The next day Christmas is cancelled. My mother never leaves her bed. My father storms around the house. Every now and then the ceasefire is broken and yelling resumes. The whole house is tense. I come out of the bathroom to see Amanda crying at the top of the stairs. I take her into my arms, pulling her close.
‘Come on. Let’s go open our presents.’
Amanda’s face brightened at the word “presents” and we almost run down the stairs, excited. We open our presents and I turn on the TV. Our own Christmas.
I make us breakfast: cereal and orange juice. We play with our presents and then open up the massive tin of chocolates and gorge ourselves. Our parents are still arguing upstairs. I could hear the baby crying in the same room. The poor thing. Our parents had been arguing since my brother was born. The door slammed upstairs and we both jumped. We could hear our mother screaming, something heavy thudding down the stairs. We get up and walk to the door. Dreading the drama heading towards us. It hits us both at the same time what the thudding is: a suitcase.
Our father is leaving. He turns to look at us. At a loss for what to say, so he says nothing. Our mother reaches the bottom of the stairs. Shocked. Our father walks out of the door and our mother heads into the front room. I see her watch as her husband gets into his car and leaves, through the window with a baby in her arms. Tear-stained and red-eyed. Her face the personification of sadness. She looks broken, like she has aged ten years. I do not watch my father leaving. I just stare at my mother, transfixed, wondering how I can take away her pain. Which is why I did not notice the door going again.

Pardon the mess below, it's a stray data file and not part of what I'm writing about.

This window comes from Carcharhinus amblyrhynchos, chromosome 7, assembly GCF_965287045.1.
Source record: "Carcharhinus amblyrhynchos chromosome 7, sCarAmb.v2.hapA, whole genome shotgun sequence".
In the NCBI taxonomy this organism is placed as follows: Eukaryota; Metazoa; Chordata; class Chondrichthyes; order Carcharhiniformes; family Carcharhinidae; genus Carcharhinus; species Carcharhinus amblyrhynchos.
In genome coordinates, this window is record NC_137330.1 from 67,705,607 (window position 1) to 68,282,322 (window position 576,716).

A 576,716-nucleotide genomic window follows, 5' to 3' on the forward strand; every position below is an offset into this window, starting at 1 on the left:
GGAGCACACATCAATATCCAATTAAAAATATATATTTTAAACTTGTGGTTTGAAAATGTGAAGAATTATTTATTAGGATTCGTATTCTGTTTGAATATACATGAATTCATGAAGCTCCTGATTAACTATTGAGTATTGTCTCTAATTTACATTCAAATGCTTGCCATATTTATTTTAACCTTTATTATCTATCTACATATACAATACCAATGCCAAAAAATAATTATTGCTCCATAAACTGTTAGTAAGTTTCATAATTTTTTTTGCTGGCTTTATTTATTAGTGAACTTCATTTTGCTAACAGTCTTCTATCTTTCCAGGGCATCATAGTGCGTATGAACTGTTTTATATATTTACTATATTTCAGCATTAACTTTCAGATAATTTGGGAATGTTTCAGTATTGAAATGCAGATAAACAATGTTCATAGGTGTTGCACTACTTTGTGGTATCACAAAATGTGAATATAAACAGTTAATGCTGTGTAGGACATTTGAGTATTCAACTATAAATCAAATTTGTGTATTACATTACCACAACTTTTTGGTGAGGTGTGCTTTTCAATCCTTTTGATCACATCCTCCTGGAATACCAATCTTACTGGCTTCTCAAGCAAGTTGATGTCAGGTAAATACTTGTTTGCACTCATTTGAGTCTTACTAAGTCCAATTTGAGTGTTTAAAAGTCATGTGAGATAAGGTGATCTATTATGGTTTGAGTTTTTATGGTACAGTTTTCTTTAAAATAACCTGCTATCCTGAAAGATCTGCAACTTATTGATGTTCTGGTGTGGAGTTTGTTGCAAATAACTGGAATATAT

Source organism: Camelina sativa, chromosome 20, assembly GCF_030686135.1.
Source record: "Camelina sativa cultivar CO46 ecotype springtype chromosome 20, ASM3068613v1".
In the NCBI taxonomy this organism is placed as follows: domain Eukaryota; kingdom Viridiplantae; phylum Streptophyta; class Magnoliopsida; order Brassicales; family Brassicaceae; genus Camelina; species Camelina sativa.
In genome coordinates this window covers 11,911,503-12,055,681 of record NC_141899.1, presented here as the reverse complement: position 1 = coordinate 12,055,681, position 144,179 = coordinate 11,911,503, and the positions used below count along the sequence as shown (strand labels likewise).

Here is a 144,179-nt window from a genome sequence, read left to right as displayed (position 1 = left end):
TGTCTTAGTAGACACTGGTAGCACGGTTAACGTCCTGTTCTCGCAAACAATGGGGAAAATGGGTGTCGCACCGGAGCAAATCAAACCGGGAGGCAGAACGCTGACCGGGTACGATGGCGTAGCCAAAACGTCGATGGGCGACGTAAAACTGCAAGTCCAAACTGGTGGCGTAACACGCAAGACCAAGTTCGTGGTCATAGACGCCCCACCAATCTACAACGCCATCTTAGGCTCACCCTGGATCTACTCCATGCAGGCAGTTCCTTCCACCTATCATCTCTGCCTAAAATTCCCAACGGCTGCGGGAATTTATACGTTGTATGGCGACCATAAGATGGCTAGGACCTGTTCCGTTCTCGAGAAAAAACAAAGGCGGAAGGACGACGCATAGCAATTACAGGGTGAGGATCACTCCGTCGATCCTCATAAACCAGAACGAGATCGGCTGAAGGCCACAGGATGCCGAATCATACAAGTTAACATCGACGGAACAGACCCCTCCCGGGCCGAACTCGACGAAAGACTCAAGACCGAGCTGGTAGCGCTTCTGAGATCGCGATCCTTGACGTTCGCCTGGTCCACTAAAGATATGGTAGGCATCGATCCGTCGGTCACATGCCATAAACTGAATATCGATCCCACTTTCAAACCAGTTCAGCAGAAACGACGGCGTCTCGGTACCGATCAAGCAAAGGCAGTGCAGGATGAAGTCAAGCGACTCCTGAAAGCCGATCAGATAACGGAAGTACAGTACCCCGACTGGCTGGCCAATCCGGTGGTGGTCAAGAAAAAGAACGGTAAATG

Amanda is chasing after our father. As fast as her little legs can carry her. Our father must have looked in the rear-view mirror as his daughter ran after him because he put his foot on the brake. I see my mother’s expression change to one of horror.
The baby is pushed into my arms and my mother rushes past leaving me in the doorway, staring after her. My mother runs but she is not fast enough. Amanda had too much of a head start. It takes a moment of hesitation before our father opens the door, allowing Amanda to climb in.
‘No! No! Stop.’
Our father drives off, our mother running after him until her energy gives out and she cannot run any more. She sits down in the middle of the road, scooped out and devastated. It is a full ten minutes before she stands up and walks back towards the house. She takes her two remaining children in her arms and hugs us while I stare at the road. At the space where my sister had been. Before she had climbed into a car and out of my life. Before five had become three.
Eventually we walked back into the house. To sit and take in the incomprehensible. When it is time for bed, I kiss my mother and walk up the stairs alone. Past the artwork we made, past the family photos, past the Christmas decorations, past all of the mementoes of a family that has been torn apart. I get into bed and trace the place where my sister used to be with my finger. I ache for her. Not for my father, only my sister. It is a pain so pure that I can’t even cry.
Catherine Yardley has been writing since she was in single figures. She is happiest when she is reading or writing. She writes women’s fiction because she believes women have the right to have their stories told in all of their messy glory. She is represented by Susan Yearwood She lives in London with her husband and their children. Ember is her debut novel.